With respect to COVID-19, people with blood cancer are a particularly vulnerable group and require specialised attention and care. This is because blood cancers affect the production and functions of cells created in the bone marrow, which produces all the cells of our immune system.
Additionally, treatment for blood cancers compromise the immune system further, placing patients at very high risk of opportunistic infections, often for an extended period.
Even common respiratory viruses, like colds, can threaten survival. As a result, blood cancer specialists have recommended heightened surveillance and protective isolation for people with blood cancers.
A second major issue for blood cancer patients during the COVID-19 pandemic is the availability of donor stem cell products for patients undergoing haematopoietic stem cell transplantation.
Approximately 350 stem cell transplants are performed in Australia every year to treat blood cancers like leukaemia and multiple myeloma.
But finding a suitable stem cell donor is incredibly challenging, and about 80 per cent of donated stem cells come from overseas donors.
Unfortunately, COVID-19 has impacted donor availability due to border restrictions, flight changes and fear of becoming infected, creating very fearful scenarios for those waiting for potentially life-saving stem cell transplantation.
Victoria has already reported a case of a donor cancellation at short notice because the donor was worried about having been in contact with somebody with COVID-19.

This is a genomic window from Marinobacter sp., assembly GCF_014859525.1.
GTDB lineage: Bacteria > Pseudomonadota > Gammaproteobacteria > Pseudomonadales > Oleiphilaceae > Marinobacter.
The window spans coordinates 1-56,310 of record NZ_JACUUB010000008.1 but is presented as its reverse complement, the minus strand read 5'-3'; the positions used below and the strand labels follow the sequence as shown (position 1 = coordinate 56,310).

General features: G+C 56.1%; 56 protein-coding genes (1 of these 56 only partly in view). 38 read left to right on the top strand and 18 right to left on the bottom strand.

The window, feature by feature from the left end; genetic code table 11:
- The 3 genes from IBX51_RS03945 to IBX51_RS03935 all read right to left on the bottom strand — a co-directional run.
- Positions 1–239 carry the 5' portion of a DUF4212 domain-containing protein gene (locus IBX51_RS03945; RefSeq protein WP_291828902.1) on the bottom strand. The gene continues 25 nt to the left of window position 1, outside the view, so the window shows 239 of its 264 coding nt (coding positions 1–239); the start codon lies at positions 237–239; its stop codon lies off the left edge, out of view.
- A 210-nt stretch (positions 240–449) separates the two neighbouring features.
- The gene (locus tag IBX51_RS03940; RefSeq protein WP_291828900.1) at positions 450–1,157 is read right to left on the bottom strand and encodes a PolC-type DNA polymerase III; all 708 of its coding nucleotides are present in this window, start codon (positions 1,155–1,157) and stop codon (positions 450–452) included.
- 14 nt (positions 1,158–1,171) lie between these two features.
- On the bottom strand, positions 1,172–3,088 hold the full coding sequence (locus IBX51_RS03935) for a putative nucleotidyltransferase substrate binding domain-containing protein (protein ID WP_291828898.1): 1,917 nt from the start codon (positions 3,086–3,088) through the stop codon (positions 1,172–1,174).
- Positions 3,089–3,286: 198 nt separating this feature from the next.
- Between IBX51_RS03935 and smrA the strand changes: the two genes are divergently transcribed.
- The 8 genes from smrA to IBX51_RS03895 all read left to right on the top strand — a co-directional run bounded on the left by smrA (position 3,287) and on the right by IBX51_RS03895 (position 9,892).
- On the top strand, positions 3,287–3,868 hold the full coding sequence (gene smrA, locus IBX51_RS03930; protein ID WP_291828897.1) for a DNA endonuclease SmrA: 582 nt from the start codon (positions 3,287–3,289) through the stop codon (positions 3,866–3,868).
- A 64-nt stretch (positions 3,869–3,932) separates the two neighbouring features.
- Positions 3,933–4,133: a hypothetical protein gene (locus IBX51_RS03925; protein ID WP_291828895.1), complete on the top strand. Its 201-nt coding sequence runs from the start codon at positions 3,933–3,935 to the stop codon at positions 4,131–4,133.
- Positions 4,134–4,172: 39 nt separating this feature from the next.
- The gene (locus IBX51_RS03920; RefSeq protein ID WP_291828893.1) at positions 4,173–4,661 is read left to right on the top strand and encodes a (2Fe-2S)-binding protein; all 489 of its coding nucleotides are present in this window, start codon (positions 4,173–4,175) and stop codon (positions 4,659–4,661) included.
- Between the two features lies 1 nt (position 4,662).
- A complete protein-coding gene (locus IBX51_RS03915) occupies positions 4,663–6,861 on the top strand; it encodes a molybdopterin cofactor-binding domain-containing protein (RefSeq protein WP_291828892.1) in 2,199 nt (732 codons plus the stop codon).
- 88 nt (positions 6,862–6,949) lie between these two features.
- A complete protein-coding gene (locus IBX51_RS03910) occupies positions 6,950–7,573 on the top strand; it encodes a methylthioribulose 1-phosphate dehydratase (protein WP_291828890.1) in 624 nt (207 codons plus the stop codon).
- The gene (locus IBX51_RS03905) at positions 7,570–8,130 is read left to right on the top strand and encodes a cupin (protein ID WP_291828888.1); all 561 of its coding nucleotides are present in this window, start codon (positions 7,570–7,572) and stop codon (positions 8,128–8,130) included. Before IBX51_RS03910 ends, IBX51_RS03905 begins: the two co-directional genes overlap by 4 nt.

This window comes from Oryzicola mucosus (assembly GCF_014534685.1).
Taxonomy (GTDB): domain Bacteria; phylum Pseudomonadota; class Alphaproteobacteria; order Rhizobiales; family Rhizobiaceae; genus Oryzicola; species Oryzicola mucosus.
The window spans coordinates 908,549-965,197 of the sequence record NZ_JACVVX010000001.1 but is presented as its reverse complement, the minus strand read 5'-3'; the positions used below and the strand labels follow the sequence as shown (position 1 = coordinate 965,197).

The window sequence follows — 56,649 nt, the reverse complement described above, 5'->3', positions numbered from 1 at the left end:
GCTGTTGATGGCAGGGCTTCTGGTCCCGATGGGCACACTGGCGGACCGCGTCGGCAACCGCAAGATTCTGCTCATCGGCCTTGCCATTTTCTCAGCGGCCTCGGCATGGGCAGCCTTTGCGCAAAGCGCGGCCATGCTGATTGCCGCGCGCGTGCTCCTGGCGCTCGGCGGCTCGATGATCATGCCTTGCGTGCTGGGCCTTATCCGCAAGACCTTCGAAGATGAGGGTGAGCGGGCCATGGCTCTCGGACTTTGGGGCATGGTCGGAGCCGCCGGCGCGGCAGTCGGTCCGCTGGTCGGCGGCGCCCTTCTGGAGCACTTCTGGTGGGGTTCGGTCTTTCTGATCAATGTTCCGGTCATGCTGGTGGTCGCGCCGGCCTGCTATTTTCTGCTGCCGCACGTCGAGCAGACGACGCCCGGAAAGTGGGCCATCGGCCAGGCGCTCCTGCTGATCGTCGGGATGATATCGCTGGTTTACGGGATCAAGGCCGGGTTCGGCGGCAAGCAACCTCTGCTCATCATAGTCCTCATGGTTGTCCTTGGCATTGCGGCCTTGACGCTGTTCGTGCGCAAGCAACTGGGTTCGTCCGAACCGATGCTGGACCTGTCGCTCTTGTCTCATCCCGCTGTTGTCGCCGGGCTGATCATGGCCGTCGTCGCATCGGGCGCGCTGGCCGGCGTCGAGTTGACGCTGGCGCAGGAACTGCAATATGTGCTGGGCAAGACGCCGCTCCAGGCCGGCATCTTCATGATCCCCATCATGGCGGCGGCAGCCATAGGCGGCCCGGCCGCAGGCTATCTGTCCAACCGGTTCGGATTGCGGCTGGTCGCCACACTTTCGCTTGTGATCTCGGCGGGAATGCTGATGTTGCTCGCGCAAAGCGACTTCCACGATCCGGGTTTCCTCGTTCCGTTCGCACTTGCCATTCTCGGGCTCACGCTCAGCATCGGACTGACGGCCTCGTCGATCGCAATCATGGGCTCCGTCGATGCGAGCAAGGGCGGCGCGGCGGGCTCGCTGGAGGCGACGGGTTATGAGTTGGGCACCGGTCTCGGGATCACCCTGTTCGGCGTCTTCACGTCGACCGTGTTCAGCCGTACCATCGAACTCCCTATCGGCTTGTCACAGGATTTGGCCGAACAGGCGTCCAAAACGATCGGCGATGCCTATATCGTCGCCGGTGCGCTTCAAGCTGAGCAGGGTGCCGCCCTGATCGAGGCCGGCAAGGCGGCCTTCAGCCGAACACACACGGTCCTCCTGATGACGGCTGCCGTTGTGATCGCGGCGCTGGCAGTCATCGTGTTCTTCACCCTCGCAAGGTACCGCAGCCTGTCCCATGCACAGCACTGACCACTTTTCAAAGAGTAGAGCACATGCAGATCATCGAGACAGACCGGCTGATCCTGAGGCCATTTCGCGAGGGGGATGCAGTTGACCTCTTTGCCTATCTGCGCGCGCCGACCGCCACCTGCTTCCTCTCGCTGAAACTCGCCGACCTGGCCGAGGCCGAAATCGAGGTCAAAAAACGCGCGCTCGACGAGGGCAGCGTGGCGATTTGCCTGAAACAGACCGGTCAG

The emotional consequences of the COVID-19 pandemic for people with blood cancers cannot be underestimated, nor can the consequences for the healthcare providers who care for them.
The COVID-19 pandemic has had a serious and disruptive effect.
In the short term, staff and resources at many hospitals have been reassigned to manage the rush of patients with COVID-19. Healthcare providers are faced with ethical dilemmas and required to make difficult treatment decisions without evidence-based guidelines.
Estimating the risk versus the benefit of administering potentially immunosuppressive treatment to patients with haematological cancers with a scarcity of knowledge about this novel disease, and balancing the individual and societal benefits with stretched resources, poses acute ethical dilemmas.
Making these challenging decisions can create fertile grounds for burnout and trauma.
More than ever, we need to develop ways to nurture healthcare providers.
Consideration of their unique experiences and needs during these exceptionally difficult times is important and we need to flexibly develop services to respond to those needs now and beyond this crisis.
But in developing such services, as well as recognising unmet needs, we have to acknowledge the problem-solving skills, resourcefulness and innovation that patients and healthcare providers have already undertaken as they have strived to adapt to managing cancer during COVID-19.